Oh No! I’m going to write a blog entry about an album! How so very teenage!
Anyway. In 1988 I was exposed properly to Prince. I was lucky. I really got into him after I’d bought the album Lovesexy for a then girlfriend. Being in the 80s, I checked the vinyl for scratches and jumps – I was hooked. Quickly I bought my own copy and the began a journey back through time to the late-70s, gorging on a back-catalogue the equal of all and better than most.
I was unlucky. After Lovesexy came a couple of albums that were of questionable quality and then a commercial success built on arseless pants and a couple of catchy hit singles. The name change and the disputes and the “slave” all followed. In amongst all this there was still the music. Some of it sublime, some of it disposable. And this has been the trend really through til now. Some brilliant work – Come, The Rainbow Children, most of LotusFlow3r, the first half of 3121 – some not so brilliant work – blocks of Emancipation, Planet Earth, the second half of 3121, MPLSound, etc. And then we have the “he’s back to form” albums, especially The Gold Experience or Musicology. Now we have a couple of albums in a couple of years and I’m beginning to wonder at the loyalty I’ve shown this musician over all this time.
Art Official Age is a wonderful album. Albeit I could do without This Could Be Us and the chipmunk at the end of Breakfast Can Wait [a seemingly terrible attempt to modernise/play with the Camille schtick of the 80s] but it was an album of stone-cold great songs – Clouds, U Know, What It Feels Like, Way Back Home, Time – even the two incarnations of FunkNRoll (the other on PlectrumElectrum). It seemed to suggest that a consistency or a measure of quality control was back in place at the park that is Paisley. That plus the continued development of 3rdEyeGirl as a backing band – not to everyone’s taste, admittedly, but at least not quite so stale as the NPG had become – alluded to a new burst of creativity and energy in Prince. Wonderful…then we had the individual songs released to the net and – whilst Prince seems to seriously want to screw over so many people by setting up and tearing down websites – this genuinely appeared like a new dawn. Perhaps even a dawn we could be welcomed to. Then HitNRun appeared.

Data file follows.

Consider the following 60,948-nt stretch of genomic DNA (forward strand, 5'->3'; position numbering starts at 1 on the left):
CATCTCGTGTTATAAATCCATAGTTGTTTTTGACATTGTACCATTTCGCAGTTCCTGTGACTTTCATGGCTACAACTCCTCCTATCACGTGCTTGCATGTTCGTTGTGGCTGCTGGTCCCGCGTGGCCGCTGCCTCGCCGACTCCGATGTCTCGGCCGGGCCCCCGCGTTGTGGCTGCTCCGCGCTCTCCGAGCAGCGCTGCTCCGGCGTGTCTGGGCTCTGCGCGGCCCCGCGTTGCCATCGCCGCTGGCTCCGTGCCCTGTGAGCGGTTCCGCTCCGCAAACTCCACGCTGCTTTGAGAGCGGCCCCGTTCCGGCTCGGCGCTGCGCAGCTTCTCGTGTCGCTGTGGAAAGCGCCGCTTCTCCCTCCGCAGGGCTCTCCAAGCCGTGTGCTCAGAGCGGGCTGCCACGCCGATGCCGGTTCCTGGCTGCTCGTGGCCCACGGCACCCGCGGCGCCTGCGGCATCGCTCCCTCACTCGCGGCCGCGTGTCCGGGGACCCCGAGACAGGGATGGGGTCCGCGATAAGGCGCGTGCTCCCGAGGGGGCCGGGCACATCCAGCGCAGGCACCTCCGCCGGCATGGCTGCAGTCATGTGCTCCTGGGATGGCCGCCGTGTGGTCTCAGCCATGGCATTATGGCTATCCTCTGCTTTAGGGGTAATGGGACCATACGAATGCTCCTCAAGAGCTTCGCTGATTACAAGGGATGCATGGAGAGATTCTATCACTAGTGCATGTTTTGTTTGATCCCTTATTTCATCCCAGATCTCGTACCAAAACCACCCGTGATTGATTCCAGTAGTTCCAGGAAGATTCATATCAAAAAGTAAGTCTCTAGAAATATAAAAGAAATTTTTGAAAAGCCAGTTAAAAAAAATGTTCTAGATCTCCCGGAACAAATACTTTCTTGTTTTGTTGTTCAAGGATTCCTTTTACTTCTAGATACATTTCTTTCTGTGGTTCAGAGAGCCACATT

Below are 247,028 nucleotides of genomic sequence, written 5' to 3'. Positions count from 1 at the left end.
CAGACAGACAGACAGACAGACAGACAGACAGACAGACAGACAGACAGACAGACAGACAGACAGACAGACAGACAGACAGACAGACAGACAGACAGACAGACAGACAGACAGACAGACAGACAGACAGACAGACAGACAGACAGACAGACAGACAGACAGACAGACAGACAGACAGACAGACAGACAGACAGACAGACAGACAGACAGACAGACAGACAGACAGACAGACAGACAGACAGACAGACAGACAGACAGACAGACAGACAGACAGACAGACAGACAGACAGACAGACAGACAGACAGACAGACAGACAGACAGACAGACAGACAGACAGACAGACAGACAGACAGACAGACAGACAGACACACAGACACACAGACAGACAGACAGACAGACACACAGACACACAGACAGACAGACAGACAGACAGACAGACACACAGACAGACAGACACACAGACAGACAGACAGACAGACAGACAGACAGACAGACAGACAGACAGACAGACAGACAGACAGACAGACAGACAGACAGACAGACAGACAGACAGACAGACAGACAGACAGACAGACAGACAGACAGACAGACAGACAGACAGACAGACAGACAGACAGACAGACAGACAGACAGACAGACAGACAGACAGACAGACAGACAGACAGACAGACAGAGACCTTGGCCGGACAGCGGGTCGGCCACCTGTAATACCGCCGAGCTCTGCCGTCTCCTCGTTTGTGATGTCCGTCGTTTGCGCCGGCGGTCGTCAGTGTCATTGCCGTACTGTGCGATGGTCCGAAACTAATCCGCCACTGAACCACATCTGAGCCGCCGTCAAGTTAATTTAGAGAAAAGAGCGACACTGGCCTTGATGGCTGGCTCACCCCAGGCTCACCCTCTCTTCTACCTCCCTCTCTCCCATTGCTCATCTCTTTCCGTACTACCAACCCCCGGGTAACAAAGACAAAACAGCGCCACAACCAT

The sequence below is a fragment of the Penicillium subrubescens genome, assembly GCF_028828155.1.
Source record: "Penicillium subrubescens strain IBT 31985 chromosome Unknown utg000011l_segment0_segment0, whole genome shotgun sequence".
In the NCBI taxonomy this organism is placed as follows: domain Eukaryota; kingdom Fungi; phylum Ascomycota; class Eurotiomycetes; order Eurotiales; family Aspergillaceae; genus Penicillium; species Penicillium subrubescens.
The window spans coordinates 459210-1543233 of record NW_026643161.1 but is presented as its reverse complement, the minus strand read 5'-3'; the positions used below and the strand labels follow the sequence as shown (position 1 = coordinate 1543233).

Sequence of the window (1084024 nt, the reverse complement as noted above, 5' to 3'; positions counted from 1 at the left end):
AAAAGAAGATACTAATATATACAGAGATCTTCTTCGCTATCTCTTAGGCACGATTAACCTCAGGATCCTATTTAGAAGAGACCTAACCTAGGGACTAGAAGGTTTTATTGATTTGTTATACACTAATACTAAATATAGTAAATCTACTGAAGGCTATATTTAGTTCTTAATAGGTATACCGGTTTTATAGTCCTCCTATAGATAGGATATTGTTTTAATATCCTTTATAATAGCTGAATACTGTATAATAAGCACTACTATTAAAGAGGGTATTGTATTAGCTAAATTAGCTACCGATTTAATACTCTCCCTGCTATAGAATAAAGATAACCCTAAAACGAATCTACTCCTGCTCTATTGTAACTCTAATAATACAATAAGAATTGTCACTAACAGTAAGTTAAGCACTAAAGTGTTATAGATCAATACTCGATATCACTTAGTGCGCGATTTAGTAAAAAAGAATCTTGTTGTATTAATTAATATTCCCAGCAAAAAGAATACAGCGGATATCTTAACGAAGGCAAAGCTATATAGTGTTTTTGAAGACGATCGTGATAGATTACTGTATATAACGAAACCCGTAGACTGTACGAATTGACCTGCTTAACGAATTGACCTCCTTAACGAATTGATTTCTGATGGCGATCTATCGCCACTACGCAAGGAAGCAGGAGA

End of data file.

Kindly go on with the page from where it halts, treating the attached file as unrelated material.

The bombast of the few interviews given by Joshua Welton may appear at odds with the man’s faith. The interview given by his wife and the rest of 3rdEyeGirl to the BBC on the eve of the album’s announcement massively overplayed the significance of the album’s content – “It’s phenomenal, there are so many hits on this album. It’s super experimental,” they said. It isn’t. There aren’t. It’s not.
The Beyonce-lite opener is a horrible way to tease and poke fun at Prince fans – especially given the manner of the song’s introduction. By opening the album with the triple whammy of Prince’s For You, 1999 and Purple Rain segueing together to usher in the bopping beat of a Judith Hill vocal that so insists that “you put a ring on it” it could be argued that Prince may be inclined to get a Pharrell Williams/Robin Thicke sweat on…Prince is suggesting that the musical content of this 2015 offering is the equivalent to those earlier in his career – in particular two of heavyweight albums 1999 and Purple Rain. It is insulting to the man he considers his only competition (“him in the past”) to suggest this. There is barely a moment on HitNRun that would get off the cutting room floor (or the musician’s studio version of) and make it on to either of these albums.
There is a wonderful bass solo towards the end of Shut This Down. It sounds like Prince. Moments of X’s Face and HardRockLover also sound like Prince. A 1000 X’s and O’s suffers from Welton’s noodlings – much like the rest of the album (in particular the execrable new version of This Could Be Us – a throwaway song that got worse) – and June…well, at least it isn’t a song about being the best at being better that all the others.
The best thing to say about this album is that it isn’t long – though unlike Dirty Mind, another short album, this doesn’t make you yearn for more. Listening to 1999 the other day, I was struck by the strength of the arrangement of this album. The songs are of length but there’s little meandering. There is a purpose about the groove on 1999. There isn’t on HitNRun. the Prince Twitter feed picked up a quote from someone or other – not sure if they were a journalist – that noted the tracks seem to be sequenced to run together much like the sequencing of Lovesexy. There was a comment about whether this was significant or not. Again, Prince equating this content with that of his most important albums. It isn’t significant. This album is not substantial. For a while now, the physical manifestations of Prince’s albums have been in cardboard packaging. This may sound silly but, there is a little bit of weight about the packaging. This time, HitNRun is packaged in the standard plastic jewel casing. This seems appropriate. It is lightweight, is fragile and bits break off it easily. It fits this music.
The promotion called this an experimental album – someone elsewhere has written very eloquently that the man who wrote Crystal Ball or All My Dreams or There’s Others Here With Us knows what experimental is. This isn’t it either.
I suppose, fundamentally, I want Prince to write songs that befit his age and his talent. The music of the second half of Art Official Age suggested this was occurring. Prince used to write so beautifully about life and living, about the conflict between desire and faith, about beauty and love. Increasingly he just seems to write about how loud he is. I want a more authentic Prince. Please.